A's looking to close the deal

Originally Published: October 5, 2006


We've reached the breaking point of the Division Series, with each one shifting to new hosts for Game 3. A few teams are in need of quick fixes.

The anemic offenses of the Padres and Dodgers have the NL West representatives looking for answers and ways to get some of their better hitters (Mike Piazza and J.D. Drew among them) back on track.

Meanwhile, the Tigers and A's get to host a pair of games feeling rather good about themselves and should find the confines of home quite friendly.

The Tigers showed they belonged in the postseason with their performance in Game 2 against the Yankees -- particularly setup man Joel Zumaya, who was unintimidated by the fans in the Bronx.

The A's have shown why they were pegged as baseball's best all-around team at the preseason experts seminar on "Baseball Tonight." They've pitched, hit and come through when needed. Now, they just need to find a way to finish off an opponent so that the mocking of GM Billy Beane's "Moneyball" philosophy and its postseason failure will come to a halt.


Who's hot: The 4-5-6 hitters in the Mets' lineup (Carlos Delgado, David Wright and Cliff Floyd) are 10-for-24 with four runs scored and six RBI. Floyd's swing in particular looks a lot better, perhaps aided by a cortisone shot he had in the final week of the season. He has hit in seven straight games dating back to the end of the regular season.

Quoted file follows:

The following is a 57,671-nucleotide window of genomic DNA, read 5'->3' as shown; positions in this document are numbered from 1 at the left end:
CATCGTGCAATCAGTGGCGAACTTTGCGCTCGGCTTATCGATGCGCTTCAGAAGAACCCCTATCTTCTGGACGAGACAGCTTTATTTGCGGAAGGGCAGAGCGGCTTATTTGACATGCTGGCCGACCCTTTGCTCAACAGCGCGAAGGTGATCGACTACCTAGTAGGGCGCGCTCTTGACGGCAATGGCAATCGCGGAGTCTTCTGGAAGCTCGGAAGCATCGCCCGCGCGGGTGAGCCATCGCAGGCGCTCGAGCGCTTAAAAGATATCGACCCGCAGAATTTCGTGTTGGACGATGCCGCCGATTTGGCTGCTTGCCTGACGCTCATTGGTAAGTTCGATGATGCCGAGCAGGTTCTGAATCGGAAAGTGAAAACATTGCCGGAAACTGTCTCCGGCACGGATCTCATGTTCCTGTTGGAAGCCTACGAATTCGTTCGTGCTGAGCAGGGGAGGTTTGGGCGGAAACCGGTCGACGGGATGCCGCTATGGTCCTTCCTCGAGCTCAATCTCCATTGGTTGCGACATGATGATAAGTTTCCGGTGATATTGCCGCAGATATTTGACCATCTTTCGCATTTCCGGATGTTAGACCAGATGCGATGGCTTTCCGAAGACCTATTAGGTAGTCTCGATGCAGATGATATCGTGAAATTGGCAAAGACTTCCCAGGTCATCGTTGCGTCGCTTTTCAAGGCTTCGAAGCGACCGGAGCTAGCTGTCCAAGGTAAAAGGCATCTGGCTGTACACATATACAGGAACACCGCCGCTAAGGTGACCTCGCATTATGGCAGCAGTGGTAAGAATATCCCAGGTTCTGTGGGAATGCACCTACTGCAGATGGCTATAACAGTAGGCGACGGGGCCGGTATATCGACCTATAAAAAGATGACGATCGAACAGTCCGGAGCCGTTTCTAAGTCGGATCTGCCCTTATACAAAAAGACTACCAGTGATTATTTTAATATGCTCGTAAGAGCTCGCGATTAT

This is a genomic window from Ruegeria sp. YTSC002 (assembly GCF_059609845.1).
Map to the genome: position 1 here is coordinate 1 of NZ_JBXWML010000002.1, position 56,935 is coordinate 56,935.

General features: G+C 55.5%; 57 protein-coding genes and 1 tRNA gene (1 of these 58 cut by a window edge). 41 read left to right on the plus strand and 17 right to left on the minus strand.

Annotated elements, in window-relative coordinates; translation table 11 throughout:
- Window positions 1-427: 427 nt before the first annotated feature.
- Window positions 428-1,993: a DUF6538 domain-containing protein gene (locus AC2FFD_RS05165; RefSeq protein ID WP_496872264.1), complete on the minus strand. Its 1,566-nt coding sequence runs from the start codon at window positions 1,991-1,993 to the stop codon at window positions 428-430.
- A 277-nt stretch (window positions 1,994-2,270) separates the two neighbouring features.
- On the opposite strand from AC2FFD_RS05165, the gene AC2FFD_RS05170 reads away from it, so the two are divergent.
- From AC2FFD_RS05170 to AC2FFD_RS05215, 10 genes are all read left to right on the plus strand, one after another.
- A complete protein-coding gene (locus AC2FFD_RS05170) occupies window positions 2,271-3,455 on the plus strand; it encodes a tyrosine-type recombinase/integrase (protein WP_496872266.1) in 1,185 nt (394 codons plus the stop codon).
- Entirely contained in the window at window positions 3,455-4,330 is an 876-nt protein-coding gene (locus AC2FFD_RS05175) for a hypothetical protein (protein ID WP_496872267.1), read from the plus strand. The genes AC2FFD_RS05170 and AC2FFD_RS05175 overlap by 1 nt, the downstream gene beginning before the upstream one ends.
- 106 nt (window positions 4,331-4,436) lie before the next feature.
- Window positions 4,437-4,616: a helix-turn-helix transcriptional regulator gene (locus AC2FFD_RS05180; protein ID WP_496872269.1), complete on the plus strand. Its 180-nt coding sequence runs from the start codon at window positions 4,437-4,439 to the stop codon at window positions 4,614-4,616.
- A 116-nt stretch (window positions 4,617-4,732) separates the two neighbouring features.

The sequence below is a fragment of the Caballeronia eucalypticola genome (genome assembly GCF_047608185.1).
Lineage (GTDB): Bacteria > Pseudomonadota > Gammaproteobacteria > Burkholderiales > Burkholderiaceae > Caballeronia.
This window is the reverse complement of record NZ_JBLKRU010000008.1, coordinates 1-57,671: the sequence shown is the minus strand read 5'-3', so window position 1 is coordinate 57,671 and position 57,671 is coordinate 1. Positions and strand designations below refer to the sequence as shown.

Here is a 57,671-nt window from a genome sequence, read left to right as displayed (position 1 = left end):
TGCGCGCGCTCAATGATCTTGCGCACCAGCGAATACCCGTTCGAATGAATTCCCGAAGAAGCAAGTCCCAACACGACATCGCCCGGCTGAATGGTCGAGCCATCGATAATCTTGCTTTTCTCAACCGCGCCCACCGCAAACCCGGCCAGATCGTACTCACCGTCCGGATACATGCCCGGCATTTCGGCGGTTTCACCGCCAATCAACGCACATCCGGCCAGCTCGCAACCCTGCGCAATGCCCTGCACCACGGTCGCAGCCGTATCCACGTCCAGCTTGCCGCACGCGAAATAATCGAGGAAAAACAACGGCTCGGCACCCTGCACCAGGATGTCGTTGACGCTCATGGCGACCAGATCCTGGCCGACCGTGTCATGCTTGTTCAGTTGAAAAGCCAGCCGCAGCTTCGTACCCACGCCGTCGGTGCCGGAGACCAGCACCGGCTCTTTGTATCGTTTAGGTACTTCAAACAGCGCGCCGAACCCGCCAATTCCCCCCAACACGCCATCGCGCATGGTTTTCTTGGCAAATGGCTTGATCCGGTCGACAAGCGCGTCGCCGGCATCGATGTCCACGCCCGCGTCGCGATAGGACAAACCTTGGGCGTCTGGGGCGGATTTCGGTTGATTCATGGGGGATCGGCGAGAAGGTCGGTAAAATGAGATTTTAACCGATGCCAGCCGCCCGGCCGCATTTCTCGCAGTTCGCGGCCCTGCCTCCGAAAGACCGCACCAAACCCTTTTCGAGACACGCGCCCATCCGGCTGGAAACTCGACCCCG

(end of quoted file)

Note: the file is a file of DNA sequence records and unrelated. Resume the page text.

Who's not: Jose Valentin and Carlos Beltran are each 0-for-5, but they have contributed in other ways. Beltran has worked pitchers for four walks, while Valentin has scored two runs.
Outlook: The Mets gave themselves a nice cushion with two wins in New York but now are faced with pitching Steve Trachsel and Oliver Perez on the road. The pair allowed 17 runs in 11 innings against Los Angeles this season.
Who's hot: Jeff Kent had two hits in each of the first two games of the NLDS. He closed the regular season with four multi-hit games in his last five games. The problem for the Dodgers' cleanup hitter is that he hasn't provided any power. Dating back to the regular season, his last eight hits have been singles.
Who's not: Kenny Lofton and J.D. Drew are a combined 1-for-16 with seven strikeouts. Lofton, who whiffed three times in Game 1, was robbed of a hit in his first at-bat of Game 2, dropping his career postseason batting average to .244.